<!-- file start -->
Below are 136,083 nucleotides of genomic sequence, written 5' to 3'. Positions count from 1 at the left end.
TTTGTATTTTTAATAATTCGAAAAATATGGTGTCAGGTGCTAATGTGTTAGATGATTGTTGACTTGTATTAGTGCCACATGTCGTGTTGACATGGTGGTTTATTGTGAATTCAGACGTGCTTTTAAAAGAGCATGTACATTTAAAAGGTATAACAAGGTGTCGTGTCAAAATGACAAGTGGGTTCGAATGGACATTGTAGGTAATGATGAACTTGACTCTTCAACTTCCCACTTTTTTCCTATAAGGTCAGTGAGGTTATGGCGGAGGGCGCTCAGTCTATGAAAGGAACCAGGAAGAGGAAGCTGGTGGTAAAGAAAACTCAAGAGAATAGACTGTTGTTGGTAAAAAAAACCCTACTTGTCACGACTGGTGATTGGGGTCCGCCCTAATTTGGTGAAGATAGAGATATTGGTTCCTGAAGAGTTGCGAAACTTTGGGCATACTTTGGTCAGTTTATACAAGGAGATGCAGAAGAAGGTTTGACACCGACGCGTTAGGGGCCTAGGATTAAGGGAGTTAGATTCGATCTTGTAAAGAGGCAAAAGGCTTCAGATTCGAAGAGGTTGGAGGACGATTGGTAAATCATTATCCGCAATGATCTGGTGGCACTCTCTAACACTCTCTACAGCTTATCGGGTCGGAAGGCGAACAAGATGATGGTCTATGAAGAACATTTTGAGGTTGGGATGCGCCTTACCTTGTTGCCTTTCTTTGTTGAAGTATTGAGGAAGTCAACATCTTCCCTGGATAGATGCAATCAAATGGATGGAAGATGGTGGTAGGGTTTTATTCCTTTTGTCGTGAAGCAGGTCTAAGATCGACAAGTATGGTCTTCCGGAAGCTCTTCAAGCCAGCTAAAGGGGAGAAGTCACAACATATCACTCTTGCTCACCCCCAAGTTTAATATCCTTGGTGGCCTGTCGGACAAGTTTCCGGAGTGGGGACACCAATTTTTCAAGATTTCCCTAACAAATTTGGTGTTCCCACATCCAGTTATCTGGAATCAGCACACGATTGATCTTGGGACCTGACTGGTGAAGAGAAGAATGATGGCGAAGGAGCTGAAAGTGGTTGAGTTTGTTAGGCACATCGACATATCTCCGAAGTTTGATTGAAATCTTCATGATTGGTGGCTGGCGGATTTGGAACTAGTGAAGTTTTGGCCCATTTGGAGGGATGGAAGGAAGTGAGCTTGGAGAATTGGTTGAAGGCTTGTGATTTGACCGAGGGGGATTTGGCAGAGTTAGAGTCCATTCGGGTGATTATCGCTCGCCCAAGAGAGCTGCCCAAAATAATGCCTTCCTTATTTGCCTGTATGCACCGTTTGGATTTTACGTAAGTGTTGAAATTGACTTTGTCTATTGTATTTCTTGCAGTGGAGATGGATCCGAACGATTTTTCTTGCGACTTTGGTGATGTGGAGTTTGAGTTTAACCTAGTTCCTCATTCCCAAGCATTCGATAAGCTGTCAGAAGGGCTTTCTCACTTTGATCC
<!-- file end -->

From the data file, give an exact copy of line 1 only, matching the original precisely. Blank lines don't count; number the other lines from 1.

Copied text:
Below are 136,083 nucleotides of genomic sequence, written 5' to 3'. Positions count from 1 at the left end.